Friday , July 14, 2017 - 2:26 PM3 comments
Hatch, in a statement on the Senate floor, noted that “virtually every” Senate GOPer has backed moves to repeal and replace the Affordable Care Act, or Obamacare. “We’ve all made promises to our constituents along those lines. This legislation, while far from perfect, would fulfill the vast majority of those promises,” he said Thursday.
In a written statement, Hatch said the updated plan contains “major victories for Utah” and represents “a compromise, but one that puts patients first.”
Still, if debate proceeds, he indicated the proposal doesn’t necessarily reflect the final product. “We will continue to have discussions and plan to hold a robust amendment process once we are able to move this bill to the Senate floor,” Hatch said.
Meanwhile Lee, who’s been among a contingent of conservative GOPers with numerous questions and concerns about the plan, is still sorting through the updated reform plan.
“The new Senate health care bill is substantially different from the version released last month, and it is unclear to me whether it has improved,” he said in a statement. He needs to study the plan and consult with experts to determine “whether it does enough to lower health insurance premiums for middle class families.”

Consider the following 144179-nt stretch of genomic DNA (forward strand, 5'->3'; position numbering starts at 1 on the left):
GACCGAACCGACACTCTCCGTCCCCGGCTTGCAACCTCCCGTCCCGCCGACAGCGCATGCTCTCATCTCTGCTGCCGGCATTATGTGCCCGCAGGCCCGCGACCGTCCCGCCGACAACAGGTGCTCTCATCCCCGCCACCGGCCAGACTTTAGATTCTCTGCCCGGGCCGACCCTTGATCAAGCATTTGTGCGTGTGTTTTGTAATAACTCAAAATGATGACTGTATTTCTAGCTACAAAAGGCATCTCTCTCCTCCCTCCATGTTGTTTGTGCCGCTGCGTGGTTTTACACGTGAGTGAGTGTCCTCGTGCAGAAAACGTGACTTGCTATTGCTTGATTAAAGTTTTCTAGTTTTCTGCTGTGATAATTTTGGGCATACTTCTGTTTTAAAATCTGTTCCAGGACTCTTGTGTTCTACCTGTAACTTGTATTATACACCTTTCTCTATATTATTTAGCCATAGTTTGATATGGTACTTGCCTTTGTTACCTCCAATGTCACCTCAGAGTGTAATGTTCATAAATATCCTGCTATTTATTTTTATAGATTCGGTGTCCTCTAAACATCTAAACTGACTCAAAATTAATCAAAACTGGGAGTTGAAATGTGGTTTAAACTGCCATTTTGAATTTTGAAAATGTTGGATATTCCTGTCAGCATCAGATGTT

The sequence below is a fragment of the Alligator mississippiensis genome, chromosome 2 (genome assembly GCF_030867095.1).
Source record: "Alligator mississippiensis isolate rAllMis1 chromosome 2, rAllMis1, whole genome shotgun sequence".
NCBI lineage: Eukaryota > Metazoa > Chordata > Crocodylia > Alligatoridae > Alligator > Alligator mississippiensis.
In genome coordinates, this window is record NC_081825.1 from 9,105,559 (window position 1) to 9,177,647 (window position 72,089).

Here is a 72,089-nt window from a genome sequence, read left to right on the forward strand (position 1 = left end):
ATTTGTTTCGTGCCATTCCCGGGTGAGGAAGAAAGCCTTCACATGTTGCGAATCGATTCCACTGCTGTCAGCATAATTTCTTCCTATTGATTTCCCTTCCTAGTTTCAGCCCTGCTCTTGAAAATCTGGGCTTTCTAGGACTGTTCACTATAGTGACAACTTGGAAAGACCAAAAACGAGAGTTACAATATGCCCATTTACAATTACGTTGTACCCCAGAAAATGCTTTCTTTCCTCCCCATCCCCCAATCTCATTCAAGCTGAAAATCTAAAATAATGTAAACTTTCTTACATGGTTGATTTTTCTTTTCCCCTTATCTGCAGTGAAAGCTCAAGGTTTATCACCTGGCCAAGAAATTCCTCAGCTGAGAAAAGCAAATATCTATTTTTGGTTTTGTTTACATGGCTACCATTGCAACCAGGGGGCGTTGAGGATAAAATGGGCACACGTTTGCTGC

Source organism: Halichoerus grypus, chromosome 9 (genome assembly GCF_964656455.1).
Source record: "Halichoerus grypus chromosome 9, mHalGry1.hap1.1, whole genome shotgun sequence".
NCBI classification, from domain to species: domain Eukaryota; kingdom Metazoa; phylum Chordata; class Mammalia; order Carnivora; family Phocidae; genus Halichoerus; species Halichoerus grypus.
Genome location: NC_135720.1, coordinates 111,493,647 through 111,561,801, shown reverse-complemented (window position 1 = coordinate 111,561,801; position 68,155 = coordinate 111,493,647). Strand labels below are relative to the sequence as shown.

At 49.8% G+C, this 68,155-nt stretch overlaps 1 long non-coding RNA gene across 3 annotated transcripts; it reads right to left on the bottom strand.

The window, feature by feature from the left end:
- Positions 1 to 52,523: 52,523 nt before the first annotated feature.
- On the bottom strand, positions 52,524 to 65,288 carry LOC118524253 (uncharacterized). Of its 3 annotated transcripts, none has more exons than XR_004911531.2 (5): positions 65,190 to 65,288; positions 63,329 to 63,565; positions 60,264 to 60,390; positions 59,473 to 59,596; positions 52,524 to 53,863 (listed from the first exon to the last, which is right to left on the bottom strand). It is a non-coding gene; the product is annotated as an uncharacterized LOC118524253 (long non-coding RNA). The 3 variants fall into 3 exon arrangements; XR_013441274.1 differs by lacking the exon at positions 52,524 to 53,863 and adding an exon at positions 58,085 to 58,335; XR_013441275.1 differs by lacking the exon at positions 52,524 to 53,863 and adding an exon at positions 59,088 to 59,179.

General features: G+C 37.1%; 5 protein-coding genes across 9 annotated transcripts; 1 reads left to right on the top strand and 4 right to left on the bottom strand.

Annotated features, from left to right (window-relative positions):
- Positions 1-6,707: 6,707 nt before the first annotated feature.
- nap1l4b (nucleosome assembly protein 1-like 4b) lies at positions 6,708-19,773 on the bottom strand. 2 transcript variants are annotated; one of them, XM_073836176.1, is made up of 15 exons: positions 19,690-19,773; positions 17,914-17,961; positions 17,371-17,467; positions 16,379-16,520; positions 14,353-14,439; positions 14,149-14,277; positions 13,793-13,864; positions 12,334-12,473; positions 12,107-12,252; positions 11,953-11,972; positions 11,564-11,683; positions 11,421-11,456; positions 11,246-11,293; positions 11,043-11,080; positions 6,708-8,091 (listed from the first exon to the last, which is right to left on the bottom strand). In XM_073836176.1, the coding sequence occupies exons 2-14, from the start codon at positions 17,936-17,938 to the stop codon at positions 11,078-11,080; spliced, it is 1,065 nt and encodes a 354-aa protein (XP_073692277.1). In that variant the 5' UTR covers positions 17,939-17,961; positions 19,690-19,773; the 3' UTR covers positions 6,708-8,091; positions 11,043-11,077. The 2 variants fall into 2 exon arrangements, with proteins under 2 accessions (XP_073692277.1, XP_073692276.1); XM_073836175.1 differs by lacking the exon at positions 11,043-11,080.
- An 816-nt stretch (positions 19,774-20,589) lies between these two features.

“It’s clear that it cannot be ‘fixed’ without addressing its major structural issues and deep cuts to Medicaid,” said the letters, dated Wednesday and signed by Matthew M. Slonaker, the UHPP executive director. Under the GOP plan, around 166,000 adults and 79,000 children in the state would lose health care coverage by 2022, the letters said, and Utah would experience a $1.1 billion cut in Medicaid funding.
GOP backers of the health care measure are carefully counting the support it has in the Senate. It can withstand only minimal Republican defections if it is to survive.
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